ASU offers counseling, additional support services to online students.
December 3, 2019

Options range from clinical counseling to legal assistance to advice on elder care, all with the goal of helping students succeed

ASU Online students face many of the same stressors as those who attend classes at any of the Arizona locations, such as financial worries and anxiety. But because many are based far away, they also face problems that students on campus don’t, like having their education disrupted by wildfire evacuations or hurricane power outages.

Online Sun Devils now have access to a support system that helps them deal with issues that could derail their progress toward graduation. 360 Life Services offers clinical care, personal care and legal and financial assistance in the first such university program to be announced, according to Nancy Cervasio, executive director of student success at EdPlus, the unit that houses ASU Online. The program is in addition to the success coaches who work with students to meet academic goals. 

“We wanted more of a comprehensive support system for the online students,” she said. 

The program includes online webinars and other resources, and it offers referrals to in-person clinical counseling in the student’s home area. Services are accessed through students’ My ASU portal.

“It provides access to licensed professionals around the country for clinical counseling, and it’s a program they can access online or on the phone or face to face if they want to,” Cervasio said.

She said that in the past six months, 35,000 students engaged in the online supports, with the most popular topics being emotional health, life balance, working, thriving, parenting, aging and international study.

Clinical counseling was accessed by 125 students, a third of whom had face-to-face appointments in their communities, with the rest using telephone or video sessions.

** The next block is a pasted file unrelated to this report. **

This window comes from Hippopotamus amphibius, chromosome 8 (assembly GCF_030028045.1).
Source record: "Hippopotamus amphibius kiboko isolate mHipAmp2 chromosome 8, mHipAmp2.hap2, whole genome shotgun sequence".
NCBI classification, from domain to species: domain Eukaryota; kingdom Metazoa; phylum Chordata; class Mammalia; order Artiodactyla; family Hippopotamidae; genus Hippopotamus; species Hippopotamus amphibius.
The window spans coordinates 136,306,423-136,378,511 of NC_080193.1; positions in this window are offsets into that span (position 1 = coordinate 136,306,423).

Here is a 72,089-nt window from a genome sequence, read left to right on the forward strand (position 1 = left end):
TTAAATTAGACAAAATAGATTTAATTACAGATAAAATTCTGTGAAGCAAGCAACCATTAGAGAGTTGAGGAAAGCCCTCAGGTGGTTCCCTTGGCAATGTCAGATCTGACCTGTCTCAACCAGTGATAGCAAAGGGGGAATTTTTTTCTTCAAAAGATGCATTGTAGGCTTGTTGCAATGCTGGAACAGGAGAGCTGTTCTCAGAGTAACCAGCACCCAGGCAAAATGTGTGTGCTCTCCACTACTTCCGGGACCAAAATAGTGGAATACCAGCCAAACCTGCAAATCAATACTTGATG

“We’re starting to promote this more right now because there are stresses and triggers over the holidays in addition to finals and everything else,” Cervasio said.

“Campus students can go to the counseling center, but online students don’t have that luxury.”

The average age of ASU Online students is 29, Cervasio said.

“They have full-time jobs and many have families and many are single parents, and they present a little bit differently to the staff that helps them,” she said.

360 Life Services offers additional services, such as college fund planning, budgeting and buying a home, as well as webinars on topics including child care and elder care.

The support system is promoted when ASU Online contacts students who might be impacted by disasters. 

“We do encourage it when we reach out to students who might be potentially evacuating their homes or losing power,” Cervasio said. “We’ve seen wildfires, hurricanes, snowstorms, you name it.”

In those cases, faculty is notified that students might need to delay assignments.

“Very often, the power goes out and since they’re online, they don’t have internet,” she said. “We work with faculty so students can worry about their families and their situation rather than homework at that moment. And students are very appreciative that ASU thinks of them during those times.”

Students can access 360 Life Services themselves, or be referred by their success coach or professor. ASU Online has offered webinars to inform faculty about the program and has seen referrals increase since then, Cervasio said.

“When advisers or faculty see students with an issue, they can now feel confident that they have a resource to send the student to,” she said.

Mary Beth Faller

Reporter , ASU Now

480-727-4503